Dave Shipman came up with this pattern to imitate a hatching buzzer. Its novel construction means that it sits flat, right in the surface film, imitating superbly the straight-bodied profile of the natural pupa.
Although fished as a dry-fly, the Shipman’s Buzzer is tied without any hackle. Instead it relies on breathing filaments and teased-out body material to make it float. In the original the breathing filaments, which project from both the head and tail of the fly, were tied from white antron. This is a very light, man-made fibre that floats well; however, over the years other materials have been used for these breathers.
Foam works very well, though being quite bulky it is best used on larger versions of the fly. Cul-de-canard has also become popular as it floats even better than antron.
Natural grey or white CDC may be used and, on smaller versions of the pattern — hooks from size 14-18 — it produces a wonderfully effective fly – deadly when trout are sipping down small hatching midge.
Body colour varies from black to olive, orange, red and brown. This is ribbed with open turns of pearl tinsel, which produces a nice sparkle and suggests the effect caused by gas trapped within the skin of the natural.
Hook Size 10-18 medium weight
Thread Brown Tail breathers Natural
grey CDC Rib Medium pearl tinsel Body
Fiery brown seal’s fur Thorax Fiery
brown seal’s fur Head breathers Natural
1. Run the tying thread on at the eye and wind it down the shank to form a solid base. Take three CDC feathers, placed together with tips level, and catch them in at the eye. Secure with thread and remove the excess.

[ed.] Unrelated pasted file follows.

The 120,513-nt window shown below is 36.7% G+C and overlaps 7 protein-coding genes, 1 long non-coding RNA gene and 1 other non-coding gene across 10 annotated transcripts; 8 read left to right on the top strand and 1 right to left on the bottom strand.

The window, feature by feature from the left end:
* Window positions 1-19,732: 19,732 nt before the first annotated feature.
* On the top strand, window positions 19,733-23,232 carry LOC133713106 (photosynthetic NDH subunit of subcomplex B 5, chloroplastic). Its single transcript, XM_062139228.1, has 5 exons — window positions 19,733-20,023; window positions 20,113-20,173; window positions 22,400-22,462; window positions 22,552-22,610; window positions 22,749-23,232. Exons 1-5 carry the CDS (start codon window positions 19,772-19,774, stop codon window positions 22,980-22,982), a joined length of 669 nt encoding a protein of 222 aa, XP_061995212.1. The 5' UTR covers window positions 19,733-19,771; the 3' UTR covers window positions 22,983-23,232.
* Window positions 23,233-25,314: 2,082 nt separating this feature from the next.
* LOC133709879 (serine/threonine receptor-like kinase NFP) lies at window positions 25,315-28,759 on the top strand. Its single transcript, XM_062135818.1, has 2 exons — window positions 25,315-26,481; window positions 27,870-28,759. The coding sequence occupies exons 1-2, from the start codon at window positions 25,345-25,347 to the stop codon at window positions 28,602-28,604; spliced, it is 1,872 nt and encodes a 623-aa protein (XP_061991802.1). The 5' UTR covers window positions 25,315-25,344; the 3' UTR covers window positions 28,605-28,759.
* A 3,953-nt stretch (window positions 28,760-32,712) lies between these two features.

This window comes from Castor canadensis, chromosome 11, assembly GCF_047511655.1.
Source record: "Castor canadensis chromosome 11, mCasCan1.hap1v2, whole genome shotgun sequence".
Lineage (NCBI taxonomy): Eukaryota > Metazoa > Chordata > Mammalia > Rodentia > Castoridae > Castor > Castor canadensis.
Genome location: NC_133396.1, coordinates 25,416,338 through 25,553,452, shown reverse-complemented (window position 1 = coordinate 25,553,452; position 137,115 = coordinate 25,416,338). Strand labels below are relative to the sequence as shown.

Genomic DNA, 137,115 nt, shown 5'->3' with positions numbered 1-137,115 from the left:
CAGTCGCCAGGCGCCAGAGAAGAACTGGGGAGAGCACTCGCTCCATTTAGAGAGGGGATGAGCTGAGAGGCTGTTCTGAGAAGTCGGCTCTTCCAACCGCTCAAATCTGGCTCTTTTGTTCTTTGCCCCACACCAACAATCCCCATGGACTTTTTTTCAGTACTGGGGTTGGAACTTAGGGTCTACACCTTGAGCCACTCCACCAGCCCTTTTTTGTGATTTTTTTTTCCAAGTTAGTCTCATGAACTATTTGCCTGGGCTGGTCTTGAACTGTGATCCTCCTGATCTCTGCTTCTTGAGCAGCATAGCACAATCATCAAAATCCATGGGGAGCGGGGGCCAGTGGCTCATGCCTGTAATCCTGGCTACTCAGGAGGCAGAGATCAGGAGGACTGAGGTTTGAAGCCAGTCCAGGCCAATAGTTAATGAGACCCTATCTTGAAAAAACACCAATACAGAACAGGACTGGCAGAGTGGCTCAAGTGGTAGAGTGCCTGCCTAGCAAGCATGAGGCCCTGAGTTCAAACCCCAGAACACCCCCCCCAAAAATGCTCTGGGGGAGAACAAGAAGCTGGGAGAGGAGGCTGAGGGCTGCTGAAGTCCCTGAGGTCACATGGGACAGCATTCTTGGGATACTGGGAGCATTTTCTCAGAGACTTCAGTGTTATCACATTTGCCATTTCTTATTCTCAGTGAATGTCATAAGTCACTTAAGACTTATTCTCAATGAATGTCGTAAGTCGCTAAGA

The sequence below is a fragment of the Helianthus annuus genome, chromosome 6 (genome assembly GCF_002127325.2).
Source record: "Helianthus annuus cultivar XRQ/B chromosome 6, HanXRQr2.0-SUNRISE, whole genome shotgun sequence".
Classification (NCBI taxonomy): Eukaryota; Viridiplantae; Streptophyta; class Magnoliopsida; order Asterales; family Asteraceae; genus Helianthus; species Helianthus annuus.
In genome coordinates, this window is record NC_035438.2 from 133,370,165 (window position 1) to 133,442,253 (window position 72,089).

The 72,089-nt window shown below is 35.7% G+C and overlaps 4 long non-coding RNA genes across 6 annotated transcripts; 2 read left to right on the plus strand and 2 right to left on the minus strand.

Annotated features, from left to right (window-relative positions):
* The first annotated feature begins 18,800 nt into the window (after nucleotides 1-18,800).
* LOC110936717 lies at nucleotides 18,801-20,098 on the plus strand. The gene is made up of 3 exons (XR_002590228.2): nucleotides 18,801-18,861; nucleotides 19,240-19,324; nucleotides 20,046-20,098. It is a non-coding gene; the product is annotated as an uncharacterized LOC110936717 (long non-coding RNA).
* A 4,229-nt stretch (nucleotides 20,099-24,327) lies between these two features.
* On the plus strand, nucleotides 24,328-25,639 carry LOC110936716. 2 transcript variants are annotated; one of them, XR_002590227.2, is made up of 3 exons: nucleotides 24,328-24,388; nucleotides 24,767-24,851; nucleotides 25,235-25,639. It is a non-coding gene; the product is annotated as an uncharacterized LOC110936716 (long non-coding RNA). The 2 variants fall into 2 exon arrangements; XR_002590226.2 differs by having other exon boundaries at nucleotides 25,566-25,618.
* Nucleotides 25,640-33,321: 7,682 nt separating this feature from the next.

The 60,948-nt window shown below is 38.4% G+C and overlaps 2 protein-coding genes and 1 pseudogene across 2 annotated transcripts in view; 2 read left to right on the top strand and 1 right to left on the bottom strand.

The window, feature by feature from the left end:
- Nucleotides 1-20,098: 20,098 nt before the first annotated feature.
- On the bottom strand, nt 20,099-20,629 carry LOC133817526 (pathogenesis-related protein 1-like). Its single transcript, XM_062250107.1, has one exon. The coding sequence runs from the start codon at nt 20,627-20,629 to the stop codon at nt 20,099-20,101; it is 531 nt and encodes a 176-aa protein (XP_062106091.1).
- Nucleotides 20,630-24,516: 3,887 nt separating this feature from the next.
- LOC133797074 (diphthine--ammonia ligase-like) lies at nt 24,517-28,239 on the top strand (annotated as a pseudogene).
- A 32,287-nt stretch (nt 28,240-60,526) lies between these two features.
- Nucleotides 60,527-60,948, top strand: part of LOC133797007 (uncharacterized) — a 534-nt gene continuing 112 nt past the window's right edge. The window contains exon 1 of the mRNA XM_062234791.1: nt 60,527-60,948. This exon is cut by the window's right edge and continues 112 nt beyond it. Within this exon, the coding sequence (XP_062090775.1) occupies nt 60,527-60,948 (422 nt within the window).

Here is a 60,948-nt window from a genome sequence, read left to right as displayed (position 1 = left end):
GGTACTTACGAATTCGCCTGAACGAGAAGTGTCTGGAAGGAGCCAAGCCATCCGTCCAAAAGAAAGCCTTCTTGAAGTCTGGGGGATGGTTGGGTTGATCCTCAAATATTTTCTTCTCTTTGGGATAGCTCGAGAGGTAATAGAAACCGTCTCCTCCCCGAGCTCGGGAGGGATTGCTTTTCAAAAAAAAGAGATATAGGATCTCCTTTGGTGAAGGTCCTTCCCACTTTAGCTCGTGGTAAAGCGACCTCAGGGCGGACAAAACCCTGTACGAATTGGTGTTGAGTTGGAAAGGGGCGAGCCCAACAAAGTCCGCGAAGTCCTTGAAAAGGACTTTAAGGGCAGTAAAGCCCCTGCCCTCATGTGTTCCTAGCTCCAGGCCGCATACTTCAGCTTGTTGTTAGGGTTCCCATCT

2. Carry the tying thread down the shank in close turns to cover the waste ends of the CDC feathers. At the bend, catch in another three CDC feathers. Secure them in place with close turns of thread and remove the excess.
3. Cover the waste ends of both head and tail breathers to form an even base for the body. Catch in two inches of medium-width pearl tinsel at the base of the tail.
4. Take a pinch of fiery brown seal’s fur and apply it evenly along well-waxed tying thread.
5. Twisting the fur between finger-and thumb, dub it on to the thread to form a thick rope. Starting at the tail, begin winding the dubbed fur along the hook.
6. Carry the fur three quarters of the way toward the eye, making sure the turns are closely butted together so no gaps are left.
7. Take hold of the pearl tinsel and wind it over the body in open, evenly spaced turns. On a fly of this size three or four turns are ample.
8. Secure the loose end of the pearl tinsel and remove the excess. Dub on a second smaller pinch of fiery brown fur and use it to form a thorax. Cast off the tying thread at the eye with a whip finish.
WHERE, WHEN & HOW TO FISH
W H E R E
The CDC Shipman’s is an effective pattern on all types of lakes and reservoirs. Especially effective on waters which have good hatches of buzzer.
W H E N
Principally tied to imitate a hatching buzzer it is at its most deadly when trout are working steadily upwind, sipping down the naturals. It will catch fish whenever they are feeding close to the surface from May to September.
H O W
The Shipman’s is a versatile pattern and may be fished static in the normal way or pulled past feeding fish with a steady draw. In calm conditions it fishes well singly but the normal tactic is to use it as part of a team with other dry-flies or nymphs. Always fish it on a floating line.
T Y I N G T I P
Once the body and thorax have been tied, use a piece of velcro to tease out the fur fibres. This not only creates extra sparkle, but with floatant applied to these fibres it helps the pattern stay afloat.